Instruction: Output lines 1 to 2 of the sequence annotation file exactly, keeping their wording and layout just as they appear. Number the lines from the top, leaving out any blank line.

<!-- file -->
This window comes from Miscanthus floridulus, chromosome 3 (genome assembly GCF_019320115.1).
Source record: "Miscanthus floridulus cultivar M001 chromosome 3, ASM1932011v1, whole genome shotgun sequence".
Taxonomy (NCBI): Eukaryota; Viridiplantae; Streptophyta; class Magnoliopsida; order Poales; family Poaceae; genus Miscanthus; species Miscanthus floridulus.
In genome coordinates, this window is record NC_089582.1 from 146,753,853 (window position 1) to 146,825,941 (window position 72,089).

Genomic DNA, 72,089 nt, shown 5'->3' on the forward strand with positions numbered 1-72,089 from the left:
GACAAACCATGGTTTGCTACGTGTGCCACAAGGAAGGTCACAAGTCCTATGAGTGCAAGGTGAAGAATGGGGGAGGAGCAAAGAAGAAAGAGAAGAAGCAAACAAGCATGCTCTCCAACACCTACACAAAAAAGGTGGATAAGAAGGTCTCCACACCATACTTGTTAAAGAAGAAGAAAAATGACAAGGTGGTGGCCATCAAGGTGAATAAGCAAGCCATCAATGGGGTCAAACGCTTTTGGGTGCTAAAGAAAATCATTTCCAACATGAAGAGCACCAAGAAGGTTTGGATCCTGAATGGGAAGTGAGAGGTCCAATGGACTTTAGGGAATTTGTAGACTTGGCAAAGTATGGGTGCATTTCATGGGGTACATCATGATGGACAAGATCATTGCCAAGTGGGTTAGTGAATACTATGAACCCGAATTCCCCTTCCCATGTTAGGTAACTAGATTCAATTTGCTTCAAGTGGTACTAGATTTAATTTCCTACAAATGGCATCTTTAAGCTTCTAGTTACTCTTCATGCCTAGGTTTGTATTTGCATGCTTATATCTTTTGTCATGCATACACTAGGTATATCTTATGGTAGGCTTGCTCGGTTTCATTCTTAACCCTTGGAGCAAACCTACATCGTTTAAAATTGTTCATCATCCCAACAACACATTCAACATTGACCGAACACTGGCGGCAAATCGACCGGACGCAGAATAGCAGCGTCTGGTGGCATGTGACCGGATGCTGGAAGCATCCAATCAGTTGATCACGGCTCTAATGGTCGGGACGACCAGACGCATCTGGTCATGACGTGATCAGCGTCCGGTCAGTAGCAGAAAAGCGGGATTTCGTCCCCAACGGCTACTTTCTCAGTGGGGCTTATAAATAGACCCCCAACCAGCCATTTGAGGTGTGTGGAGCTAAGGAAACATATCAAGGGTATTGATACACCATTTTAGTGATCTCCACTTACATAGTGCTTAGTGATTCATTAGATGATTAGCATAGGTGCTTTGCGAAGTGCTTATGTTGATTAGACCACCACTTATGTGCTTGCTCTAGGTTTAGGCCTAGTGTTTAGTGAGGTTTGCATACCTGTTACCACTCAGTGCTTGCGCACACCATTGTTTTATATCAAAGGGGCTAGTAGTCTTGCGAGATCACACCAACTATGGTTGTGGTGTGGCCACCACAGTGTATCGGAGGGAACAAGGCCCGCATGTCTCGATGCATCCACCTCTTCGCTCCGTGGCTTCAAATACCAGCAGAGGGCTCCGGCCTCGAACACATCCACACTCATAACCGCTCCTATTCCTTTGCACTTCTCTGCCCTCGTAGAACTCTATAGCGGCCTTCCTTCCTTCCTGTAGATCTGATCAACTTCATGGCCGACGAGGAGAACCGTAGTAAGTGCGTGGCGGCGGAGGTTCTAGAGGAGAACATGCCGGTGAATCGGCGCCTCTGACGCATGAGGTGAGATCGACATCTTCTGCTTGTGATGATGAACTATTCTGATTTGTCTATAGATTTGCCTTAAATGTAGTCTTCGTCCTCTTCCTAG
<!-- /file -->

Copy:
This window comes from Miscanthus floridulus, chromosome 3 (genome assembly GCF_019320115.1).
Source record: "Miscanthus floridulus cultivar M001 chromosome 3, ASM1932011v1, whole genome shotgun sequence".